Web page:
'I'm tired, I'm hurt,' says Shamattawa First Nation chief after declaring state of emergency

Jordan Hill, chief of Shamattawa First Nation, speaks to media on Monday in Winnipeg. Hill called a state of emergency on Monday following a major fire and recent suicides in the community.  (CBC - image credit)
Jordan Hill, chief of Shamattawa First Nation, speaks to media on Monday in Winnipeg. Hill called a state of emergency on Monday following a major fire and recent suicides in the community. (CBC - image credit)

WARNING: This story contains distressing details:

A northern Manitoba First Nation reeling from several recent suicides and a major fire that left several families without homes has declared a state of emergency.

Chief Jordan Hill declared a state of emergency for Shamattawa First Nation on Monday.

During a news conference, he explained the move was in response to several suicides in recent weeks, as well as a fire that destroyed homes of eight families at a time when the community was down on fire-fighting equipment.

"These services are things that other communities are provided with, and we seem to have to fight for them," he said.

"Violence in Shamattawa all stems from social issues. Housing is overcrowded and leads to family pressure which fuels addictions. I fear this may only be the starting point, sadly, unless something is done immediately."

Hill said 70 per cent of the local population is under the age of 30.

Austin Grabish/CBC
Austin Grabish/CBC

He suggested the latest tragedies fit into a broader set of social challenges facing young people in Shamattawa who "need a future" but "can't see beyond the trees" surrounding Shamattawa, about 350 kilometres southeast of Churchill and 745 kilometres northeast of Winnipeg

He said the rising cost of living — combined with inadequate recreational and education opportunities in the remote community — adds to existing pressures stemming from the intergenerational trauma of residential schools and the Sixties Scoop.

"There is no support for parents and children and it has disconnected our people," Hill said. "It's not just the language and values. It's the connections between parents and children we are dealing with."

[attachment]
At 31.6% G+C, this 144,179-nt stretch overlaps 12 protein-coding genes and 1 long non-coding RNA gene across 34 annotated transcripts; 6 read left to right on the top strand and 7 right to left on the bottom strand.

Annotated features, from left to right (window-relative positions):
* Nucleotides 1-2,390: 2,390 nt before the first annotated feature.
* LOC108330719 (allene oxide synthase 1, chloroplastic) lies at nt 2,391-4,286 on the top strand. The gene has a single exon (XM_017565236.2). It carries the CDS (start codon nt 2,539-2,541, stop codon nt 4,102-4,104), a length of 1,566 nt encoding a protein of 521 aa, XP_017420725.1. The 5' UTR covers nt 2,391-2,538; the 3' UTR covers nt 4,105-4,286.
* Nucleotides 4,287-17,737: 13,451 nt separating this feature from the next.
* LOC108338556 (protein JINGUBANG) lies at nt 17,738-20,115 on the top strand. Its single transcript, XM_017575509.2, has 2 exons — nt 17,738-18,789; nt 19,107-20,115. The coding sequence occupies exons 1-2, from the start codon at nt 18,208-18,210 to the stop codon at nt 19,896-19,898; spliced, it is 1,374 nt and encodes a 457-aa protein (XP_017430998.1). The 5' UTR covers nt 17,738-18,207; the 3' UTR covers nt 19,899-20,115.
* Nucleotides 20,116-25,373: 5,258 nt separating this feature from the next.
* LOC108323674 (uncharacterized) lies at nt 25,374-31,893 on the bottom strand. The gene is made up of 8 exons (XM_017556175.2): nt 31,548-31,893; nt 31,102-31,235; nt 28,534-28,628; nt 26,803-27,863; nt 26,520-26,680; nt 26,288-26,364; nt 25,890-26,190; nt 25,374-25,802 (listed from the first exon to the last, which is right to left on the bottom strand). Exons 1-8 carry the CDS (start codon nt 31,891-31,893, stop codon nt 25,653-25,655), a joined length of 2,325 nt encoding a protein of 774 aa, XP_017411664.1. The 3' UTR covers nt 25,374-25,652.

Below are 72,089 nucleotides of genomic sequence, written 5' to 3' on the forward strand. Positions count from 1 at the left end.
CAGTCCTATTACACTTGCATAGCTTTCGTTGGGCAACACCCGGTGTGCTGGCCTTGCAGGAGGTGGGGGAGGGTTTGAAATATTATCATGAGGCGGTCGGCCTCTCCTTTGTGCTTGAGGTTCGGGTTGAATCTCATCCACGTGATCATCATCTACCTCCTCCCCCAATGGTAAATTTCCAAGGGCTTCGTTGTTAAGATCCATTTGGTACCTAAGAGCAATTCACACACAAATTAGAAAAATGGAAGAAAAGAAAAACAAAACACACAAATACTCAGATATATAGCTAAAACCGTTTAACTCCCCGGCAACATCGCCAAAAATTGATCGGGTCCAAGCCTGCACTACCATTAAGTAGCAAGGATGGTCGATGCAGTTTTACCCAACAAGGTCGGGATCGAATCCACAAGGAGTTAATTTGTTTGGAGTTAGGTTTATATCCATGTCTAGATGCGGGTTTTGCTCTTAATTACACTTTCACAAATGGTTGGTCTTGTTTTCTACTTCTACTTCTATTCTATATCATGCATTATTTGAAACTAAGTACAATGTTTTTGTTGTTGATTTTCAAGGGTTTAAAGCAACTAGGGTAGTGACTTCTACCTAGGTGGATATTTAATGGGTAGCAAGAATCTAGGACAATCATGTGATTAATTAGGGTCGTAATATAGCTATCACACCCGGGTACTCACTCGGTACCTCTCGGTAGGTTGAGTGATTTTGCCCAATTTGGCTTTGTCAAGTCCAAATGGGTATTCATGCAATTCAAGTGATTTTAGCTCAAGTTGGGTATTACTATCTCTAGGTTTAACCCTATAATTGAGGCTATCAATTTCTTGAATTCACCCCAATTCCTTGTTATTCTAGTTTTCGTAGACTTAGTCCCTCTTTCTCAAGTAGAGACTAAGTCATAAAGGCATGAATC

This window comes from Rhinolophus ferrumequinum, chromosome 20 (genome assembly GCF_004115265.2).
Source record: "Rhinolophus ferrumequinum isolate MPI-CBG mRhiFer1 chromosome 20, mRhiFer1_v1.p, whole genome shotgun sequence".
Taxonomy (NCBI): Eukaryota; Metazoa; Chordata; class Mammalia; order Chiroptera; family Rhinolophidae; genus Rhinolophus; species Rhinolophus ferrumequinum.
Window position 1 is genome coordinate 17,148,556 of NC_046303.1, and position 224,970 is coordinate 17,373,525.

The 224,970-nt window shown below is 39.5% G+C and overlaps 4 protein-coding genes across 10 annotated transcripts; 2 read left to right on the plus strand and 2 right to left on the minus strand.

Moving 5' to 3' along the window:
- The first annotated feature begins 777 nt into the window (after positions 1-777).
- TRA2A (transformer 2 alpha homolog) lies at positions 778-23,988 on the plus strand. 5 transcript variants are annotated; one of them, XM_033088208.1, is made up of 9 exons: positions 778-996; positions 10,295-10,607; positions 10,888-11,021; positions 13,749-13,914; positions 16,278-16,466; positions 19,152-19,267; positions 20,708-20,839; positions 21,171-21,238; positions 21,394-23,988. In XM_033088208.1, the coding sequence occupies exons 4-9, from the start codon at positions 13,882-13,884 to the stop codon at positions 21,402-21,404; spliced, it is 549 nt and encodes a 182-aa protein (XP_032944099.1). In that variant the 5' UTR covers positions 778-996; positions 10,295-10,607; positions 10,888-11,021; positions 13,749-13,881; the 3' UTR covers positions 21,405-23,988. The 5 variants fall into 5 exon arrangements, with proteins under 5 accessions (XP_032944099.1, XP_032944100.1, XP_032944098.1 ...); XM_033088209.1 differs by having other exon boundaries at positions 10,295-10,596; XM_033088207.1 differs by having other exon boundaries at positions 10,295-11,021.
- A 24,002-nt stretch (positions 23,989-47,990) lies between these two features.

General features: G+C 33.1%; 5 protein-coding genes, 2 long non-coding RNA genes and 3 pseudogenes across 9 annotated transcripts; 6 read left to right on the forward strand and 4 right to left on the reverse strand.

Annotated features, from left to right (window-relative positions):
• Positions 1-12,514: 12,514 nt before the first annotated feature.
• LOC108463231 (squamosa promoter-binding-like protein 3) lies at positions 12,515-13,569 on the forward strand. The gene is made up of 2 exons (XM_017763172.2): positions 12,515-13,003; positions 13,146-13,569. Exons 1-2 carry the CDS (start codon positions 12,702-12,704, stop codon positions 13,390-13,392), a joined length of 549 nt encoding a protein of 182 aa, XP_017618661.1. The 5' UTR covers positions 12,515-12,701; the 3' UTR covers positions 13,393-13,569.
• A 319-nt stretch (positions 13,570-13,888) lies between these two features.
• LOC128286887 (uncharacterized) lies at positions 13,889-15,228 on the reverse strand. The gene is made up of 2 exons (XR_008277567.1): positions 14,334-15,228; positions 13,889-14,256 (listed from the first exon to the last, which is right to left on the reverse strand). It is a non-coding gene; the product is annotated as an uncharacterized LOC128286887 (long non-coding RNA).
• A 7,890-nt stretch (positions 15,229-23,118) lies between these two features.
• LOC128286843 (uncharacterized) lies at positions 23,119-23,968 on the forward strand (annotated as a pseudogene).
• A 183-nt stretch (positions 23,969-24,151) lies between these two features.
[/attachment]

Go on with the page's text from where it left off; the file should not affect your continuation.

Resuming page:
Hill shared the story of a young girl who died by suicide a few weeks ago, and said just last Wednesday, the mother also died by suicide.

"I'm tired, I'm hurt and I'm pissed off."

No equipment for fires

The fire that left eight families without homes started Thursday morning and razed a multi-unit building in the community. Everyone got out of the building safely.

At the time, Hill said the First Nation has no equipment to fight such fires. It has one fire truck, but that was waiting to be repaired in Winnipeg at the time, Hill said.

The lack of equipment meant the only thing the community could do was let the fire burn itself out, Hill said.

The situation is urgent because the winter road season is coming to an end, leaving little time to get housing trailers into the community for the residents, Hill said. Shamattawa has no year-round road connection to larger centres.

Submitted by Jordna Hill
Submitted by Jordna Hill

Shamattawa is the second Manitoba First Nation to declare a state of emergency in the past week.

O-Pipon-Na-Piwin Cree Nation, about 130 kilometres northwest of Thompson, announced their declaration on March 7 following the recent deaths of three people.

Assembly of Manitoba Chiefs Grand Chief Cathy Merrick and other First Nations leaders sat next to Hill as he took long pauses between sharing details of the recent events during the Monday news conference.

Merrick said there aren't enough mental health and other supports in Shamattawa that urban communities take for granted.

"Our people are in despair," she said. "The governments need to wake up and provide for our First Nation people."

CBC
CBC

She said this isn't the first time Shamattawa has called a state of emergency in connection with suicides.

"It seems so normal to hear that now, and it shouldn't be," she said.

"Hopelessness has taken our people to a place where they don't need to be, and that hopelessness results from the lack of adequate services."

Chief Shirley Ducharme of O-Pipon-Na-Piwin Cree Nation is calling for the federal and provincial governments to provide immediate help in the form of crisis supports for people battling trauma, addiction and mental health issues.

Grand Chief Garrison Settee of Manitoba Keewatinowi Okimakanak, a political advocacy organization that represents 26 First Nations in northern Manitoba, said what's unfolding is a product of "years of neglect" by governments that are failing to financially support remote communities such as Shamattawa.

"The social impacts that this has brought to their First Nation has been devastating," Settee said.

"What will it take for governments to respond? What will it take for the government to provide the adequate support systems to this First Nation?"

If you or someone you know is struggling, here's where to get help:

This guide from the Centre for Addiction and Mental Health outlines how to talk about suicide with someone you're worried about.